One of the key elements for a hydrogen highway is to build an extensive hydrogen filling station network. In this matter Japan is the most advanced country in the world, with 80 commercial hydrogen stations already opened and 12 more under development. The plan is compelling for the next few years: 160 stations available in 2020 for 40 000 hydrogen cars, with the goal of reaching a fleet of 200 000 cars in 2025!

Norway has also big ambitions to be recognised as one of the greenest nation in the world. For the moment, the country has 6 hydrogen refuelling stations, mainly concentrated in the Oslo area, but the goal is to reach 20 stations by 2020.

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A walk over a river

One does not need to go far away from Oslo to see how to harness the power of water to produce electricity. As part of the course on Renewable Energy: Science and Technology, with the students we visited the power plant in Rånåsfoss, owned by Akershus Energi.


Our host explained to us that if the total annual power production from the company were to be produced by fossil fuels, almost two million tons of CO2 would have been emitted into the atmosphere each year!

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World class facilities are springing up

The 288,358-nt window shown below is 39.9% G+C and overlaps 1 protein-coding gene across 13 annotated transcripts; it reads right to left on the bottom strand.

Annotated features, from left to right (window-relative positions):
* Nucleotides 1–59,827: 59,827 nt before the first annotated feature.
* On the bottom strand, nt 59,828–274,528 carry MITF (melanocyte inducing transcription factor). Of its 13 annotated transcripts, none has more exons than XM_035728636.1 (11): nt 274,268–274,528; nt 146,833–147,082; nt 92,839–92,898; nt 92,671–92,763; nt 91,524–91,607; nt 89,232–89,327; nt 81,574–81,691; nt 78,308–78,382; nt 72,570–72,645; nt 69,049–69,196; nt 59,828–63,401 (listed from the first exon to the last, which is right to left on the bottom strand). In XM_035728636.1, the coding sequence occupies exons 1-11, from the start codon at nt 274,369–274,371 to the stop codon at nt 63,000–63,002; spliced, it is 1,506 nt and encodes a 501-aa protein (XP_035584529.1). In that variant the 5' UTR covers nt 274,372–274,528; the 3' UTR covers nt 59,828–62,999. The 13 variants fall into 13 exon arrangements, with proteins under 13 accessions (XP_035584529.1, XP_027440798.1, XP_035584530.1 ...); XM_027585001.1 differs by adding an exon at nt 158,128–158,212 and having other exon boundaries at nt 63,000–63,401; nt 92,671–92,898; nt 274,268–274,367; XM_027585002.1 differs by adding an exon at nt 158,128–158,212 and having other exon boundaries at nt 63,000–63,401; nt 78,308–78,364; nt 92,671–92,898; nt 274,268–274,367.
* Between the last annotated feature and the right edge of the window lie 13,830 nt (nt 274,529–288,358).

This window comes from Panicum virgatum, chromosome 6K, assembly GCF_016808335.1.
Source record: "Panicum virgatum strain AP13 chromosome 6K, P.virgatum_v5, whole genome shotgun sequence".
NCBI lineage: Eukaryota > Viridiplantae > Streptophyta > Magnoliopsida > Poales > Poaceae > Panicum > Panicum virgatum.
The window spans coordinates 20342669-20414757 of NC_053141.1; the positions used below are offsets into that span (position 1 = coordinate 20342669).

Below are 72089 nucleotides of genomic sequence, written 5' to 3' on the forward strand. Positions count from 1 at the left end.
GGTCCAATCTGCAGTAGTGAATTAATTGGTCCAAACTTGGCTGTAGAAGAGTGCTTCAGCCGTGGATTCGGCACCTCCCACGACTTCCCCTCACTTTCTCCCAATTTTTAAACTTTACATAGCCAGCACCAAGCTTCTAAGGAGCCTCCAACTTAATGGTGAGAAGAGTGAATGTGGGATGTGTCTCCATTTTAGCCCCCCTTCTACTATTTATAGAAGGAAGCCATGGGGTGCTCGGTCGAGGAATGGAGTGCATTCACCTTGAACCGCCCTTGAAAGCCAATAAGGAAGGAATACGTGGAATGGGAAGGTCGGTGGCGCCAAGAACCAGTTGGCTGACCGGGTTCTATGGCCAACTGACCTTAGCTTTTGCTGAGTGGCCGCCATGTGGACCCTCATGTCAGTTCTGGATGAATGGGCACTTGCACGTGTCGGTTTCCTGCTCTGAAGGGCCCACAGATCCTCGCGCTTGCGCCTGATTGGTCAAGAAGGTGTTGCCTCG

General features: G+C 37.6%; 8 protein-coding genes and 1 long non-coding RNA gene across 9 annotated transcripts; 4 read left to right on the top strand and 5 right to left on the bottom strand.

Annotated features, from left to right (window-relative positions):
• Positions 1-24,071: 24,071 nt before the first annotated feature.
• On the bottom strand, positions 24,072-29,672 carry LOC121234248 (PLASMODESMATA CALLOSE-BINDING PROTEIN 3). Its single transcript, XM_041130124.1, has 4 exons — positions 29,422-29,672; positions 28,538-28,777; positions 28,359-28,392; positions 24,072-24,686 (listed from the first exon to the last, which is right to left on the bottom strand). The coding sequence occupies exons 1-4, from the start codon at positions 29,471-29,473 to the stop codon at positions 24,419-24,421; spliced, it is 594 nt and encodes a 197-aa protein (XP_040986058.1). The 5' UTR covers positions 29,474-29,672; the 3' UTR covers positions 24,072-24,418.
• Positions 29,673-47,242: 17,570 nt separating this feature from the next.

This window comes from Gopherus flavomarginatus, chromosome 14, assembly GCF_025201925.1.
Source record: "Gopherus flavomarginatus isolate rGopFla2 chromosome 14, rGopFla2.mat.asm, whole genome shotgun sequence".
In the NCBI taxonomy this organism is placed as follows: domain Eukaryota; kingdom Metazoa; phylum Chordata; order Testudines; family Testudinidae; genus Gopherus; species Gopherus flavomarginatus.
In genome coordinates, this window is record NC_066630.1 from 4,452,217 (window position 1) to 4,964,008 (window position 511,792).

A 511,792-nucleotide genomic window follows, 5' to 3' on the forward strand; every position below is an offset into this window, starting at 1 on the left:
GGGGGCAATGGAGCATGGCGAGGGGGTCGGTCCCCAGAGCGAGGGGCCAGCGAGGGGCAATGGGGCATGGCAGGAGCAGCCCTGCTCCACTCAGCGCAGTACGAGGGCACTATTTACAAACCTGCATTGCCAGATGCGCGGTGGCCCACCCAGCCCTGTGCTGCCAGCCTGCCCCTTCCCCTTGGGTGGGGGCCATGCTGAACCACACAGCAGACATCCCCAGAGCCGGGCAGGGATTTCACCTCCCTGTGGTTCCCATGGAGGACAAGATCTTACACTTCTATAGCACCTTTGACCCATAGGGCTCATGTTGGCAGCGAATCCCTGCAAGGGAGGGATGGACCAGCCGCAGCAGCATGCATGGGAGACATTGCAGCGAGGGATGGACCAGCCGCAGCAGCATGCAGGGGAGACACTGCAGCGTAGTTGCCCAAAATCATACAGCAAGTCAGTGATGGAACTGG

Something is boiling in the Nordic countries. It is the excitement for the birth of two world class research facilities, just few minutes from the city center of the beautiful Lund, in Sweden!

They are called ESS (European Spallation Source) and MAXIV. Here researchers from around the world will perform great experiments in the most diverse areas: biology, physics, chemistry, geology, engineering, pharmacology and cultural heritage.

Today I visited the area during the annual meeting of the Interreg project MAX4ESSFUN. The project encourages scientists from the Nordic countries to collaborate in experiments with neutrons and synchrotron rays, thus growing the next generation of young scientists.

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New year, new class

As every autumn, the course on Renewable Energy: Science and Technology has finally started! It is a pleasure to teach a class full of talended and curious students from Norway and abroad. They keep me busy by asking a lot of good questions!screenshot-2016-11-23-15-41-26

We had already the opportunity to visit the Solar Cell Laboratory of the Institute for Energy Technology, where the students learned some of the ”hot” reaserch topics related to the photovoltaic technology and saw a state-of-the-art facility for the fabrication and characterization of Si solar cells.

One of the best places to see a renewable energy system “in action” is Akershus EnergiPark, just 25 km from Oslo. We drove there to visit the plant which delivers district heating and cooling to the Lillestrøm area by using local, renewable energy sources and technology.  Continue reading New year, new class

Propelling innovation

You had an idea. You worked hard in the lab and published exciting results. You are ready with a prototype – a new component for turbines, a thin-film transistor, a biomaterial for tissue engineering. Can this be a commercial success?

Today, at the MRS in Phoenix, we had an interesting panel discussion on the unique relationship between advanced materials and their engineering applications.